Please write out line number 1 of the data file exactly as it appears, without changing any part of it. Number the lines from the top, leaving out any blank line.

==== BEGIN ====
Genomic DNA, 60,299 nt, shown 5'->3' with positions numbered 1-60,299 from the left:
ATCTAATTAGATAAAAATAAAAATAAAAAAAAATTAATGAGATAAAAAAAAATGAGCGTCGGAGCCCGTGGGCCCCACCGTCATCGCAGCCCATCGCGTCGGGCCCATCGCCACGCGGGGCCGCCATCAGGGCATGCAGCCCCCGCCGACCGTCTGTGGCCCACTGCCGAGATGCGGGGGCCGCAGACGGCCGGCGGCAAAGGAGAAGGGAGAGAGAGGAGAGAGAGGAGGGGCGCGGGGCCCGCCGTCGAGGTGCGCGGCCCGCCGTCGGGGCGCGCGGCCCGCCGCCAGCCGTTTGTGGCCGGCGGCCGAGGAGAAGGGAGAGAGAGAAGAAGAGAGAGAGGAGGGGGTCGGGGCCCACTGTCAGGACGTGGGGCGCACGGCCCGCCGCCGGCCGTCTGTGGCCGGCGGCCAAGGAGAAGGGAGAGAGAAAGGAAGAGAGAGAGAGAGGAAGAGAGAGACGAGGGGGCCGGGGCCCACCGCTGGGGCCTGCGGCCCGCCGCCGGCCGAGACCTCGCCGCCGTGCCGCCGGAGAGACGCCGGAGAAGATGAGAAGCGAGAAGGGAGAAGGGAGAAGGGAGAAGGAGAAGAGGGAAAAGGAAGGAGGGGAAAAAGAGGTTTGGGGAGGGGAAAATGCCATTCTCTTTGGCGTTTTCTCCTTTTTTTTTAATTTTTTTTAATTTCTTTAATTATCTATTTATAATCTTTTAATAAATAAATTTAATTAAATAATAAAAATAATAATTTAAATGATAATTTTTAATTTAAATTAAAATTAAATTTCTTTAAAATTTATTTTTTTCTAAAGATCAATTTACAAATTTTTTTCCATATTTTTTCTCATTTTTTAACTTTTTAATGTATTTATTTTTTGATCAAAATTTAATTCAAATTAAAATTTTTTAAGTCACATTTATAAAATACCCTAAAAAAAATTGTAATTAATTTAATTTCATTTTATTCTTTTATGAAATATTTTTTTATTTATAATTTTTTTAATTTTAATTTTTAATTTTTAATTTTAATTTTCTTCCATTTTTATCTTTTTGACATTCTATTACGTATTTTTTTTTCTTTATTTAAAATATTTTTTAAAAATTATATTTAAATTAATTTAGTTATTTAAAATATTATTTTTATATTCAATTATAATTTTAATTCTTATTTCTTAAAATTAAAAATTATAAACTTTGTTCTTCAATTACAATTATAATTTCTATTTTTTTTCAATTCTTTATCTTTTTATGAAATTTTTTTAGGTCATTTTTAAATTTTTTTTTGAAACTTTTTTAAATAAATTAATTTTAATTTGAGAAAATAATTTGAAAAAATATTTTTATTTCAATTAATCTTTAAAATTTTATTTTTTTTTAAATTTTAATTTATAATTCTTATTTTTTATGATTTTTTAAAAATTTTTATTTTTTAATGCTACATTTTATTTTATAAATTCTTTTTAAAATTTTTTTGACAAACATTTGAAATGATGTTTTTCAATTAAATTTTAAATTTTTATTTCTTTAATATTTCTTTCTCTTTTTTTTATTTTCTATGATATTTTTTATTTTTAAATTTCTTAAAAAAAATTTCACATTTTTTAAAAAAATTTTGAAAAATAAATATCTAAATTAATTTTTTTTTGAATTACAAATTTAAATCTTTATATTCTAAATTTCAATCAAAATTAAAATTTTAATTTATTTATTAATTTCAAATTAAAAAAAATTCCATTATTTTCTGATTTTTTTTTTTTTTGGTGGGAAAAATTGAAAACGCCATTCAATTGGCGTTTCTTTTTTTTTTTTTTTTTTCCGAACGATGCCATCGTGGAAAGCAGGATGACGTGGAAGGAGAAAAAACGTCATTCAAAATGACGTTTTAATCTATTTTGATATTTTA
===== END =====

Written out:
Genomic DNA, 60,299 nt, shown 5'->3' with positions numbered 1-60,299 from the left: